In a healthy physiological context, astrocytes are multitasking cells contributing to central nervous system (CNS) homeostasis, defense, and immunity. In cell culture or rodent models of age-related neurodegenerative diseases (NDDs), such as Alzheimer’s disease (AD) and Parkinson’s disease (PD), numerous studies have shown that astrocytes can adopt neurotoxic phenotypes that could enhance disease progression. Chronic inflammatory responses, oxidative stress, unbalanced phagocytosis, or alteration of their core physiological roles are the main manifestations of their detrimental states. However, if astrocytes are directly involved in brain deterioration by exerting neurotoxic functions in patients with NDDs is still controversial. The large spectrum of NDDs, with often overlapping pathologies, and the technical challenges associated with the study of human brain samples complexify the analysis of astrocyte involvement in specific neurodegenerative cascades. With this review, we aim to provide a translational overview about the multi-facets of astrocyte neurotoxicity ranging from in vitro findings over mouse and human cell-based studies to rodent NDDs research and finally evidence from patient-related research. We also discuss the role of ageing in astrocytes encompassing changes in physiology and response to pathologic stimuli and how this may prime detrimental responses in NDDs. To conclude, we discuss how potentially therapeutic strategies could be adopted to alleviate or reverse astrocytic toxicity and their potential to impact neurodegeneration and dementia progression in patients.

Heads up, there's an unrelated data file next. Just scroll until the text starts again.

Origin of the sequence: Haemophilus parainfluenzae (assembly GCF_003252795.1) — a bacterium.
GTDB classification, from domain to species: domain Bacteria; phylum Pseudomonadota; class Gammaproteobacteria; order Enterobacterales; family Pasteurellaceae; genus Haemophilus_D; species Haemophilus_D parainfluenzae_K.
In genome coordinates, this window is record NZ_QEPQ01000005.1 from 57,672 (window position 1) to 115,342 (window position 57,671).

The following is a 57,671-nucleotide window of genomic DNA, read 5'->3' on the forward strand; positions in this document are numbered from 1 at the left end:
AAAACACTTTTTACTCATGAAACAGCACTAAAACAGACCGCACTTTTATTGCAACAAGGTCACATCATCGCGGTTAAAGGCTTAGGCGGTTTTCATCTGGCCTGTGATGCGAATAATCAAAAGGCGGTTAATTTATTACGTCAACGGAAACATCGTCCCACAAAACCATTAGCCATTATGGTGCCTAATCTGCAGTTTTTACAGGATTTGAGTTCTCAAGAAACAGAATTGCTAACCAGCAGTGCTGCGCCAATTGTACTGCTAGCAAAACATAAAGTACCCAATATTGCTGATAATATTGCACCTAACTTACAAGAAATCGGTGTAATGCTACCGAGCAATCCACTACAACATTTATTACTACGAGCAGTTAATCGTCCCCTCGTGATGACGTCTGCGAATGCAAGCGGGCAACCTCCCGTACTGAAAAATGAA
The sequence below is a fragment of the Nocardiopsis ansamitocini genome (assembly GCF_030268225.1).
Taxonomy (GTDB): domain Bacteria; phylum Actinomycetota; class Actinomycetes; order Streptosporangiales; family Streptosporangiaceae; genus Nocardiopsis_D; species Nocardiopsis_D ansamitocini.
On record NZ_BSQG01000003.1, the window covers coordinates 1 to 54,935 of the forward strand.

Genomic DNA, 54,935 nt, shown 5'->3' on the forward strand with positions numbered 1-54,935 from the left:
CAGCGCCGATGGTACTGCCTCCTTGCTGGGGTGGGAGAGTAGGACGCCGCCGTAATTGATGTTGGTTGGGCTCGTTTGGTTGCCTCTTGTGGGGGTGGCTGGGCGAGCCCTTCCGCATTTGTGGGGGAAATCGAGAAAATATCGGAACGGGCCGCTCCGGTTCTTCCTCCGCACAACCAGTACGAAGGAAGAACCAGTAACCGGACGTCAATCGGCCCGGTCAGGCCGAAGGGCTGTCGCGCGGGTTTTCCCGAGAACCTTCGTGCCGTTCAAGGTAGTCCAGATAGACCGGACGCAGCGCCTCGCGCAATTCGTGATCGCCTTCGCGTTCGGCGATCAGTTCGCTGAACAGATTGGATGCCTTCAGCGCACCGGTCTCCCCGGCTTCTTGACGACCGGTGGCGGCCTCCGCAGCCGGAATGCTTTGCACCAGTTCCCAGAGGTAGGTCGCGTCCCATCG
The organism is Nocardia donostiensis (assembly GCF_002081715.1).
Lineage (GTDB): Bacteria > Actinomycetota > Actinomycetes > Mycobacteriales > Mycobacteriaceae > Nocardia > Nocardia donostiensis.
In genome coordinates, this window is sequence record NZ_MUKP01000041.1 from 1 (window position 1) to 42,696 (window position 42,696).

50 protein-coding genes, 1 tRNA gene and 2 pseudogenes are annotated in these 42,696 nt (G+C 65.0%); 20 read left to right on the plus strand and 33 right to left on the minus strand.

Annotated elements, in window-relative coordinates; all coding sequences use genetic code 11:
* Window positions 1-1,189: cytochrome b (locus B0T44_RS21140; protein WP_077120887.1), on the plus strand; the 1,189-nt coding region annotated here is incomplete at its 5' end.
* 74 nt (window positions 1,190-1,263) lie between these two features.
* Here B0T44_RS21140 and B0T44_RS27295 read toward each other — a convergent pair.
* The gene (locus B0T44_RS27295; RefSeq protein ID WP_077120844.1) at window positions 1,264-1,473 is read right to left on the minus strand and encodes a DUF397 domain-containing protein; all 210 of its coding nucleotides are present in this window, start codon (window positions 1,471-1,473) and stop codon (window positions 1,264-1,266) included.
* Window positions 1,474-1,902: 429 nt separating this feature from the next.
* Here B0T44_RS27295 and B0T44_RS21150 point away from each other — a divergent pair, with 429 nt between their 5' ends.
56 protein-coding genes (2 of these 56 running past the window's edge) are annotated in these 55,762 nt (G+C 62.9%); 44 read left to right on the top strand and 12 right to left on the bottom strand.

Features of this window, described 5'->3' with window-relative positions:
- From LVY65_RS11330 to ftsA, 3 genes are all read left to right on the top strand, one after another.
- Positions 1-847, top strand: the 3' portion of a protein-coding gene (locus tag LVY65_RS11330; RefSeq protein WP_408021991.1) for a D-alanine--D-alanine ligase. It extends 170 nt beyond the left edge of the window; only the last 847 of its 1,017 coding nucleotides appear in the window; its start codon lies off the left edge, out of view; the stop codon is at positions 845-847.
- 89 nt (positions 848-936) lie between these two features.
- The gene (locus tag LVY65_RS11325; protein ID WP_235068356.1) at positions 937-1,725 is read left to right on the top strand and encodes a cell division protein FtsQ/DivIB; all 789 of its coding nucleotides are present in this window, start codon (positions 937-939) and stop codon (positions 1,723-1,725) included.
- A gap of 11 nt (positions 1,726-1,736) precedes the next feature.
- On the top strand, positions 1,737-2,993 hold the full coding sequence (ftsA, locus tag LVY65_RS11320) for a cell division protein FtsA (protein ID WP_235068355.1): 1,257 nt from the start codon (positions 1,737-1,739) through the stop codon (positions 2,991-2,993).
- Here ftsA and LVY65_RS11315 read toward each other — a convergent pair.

- reactive astrogliosis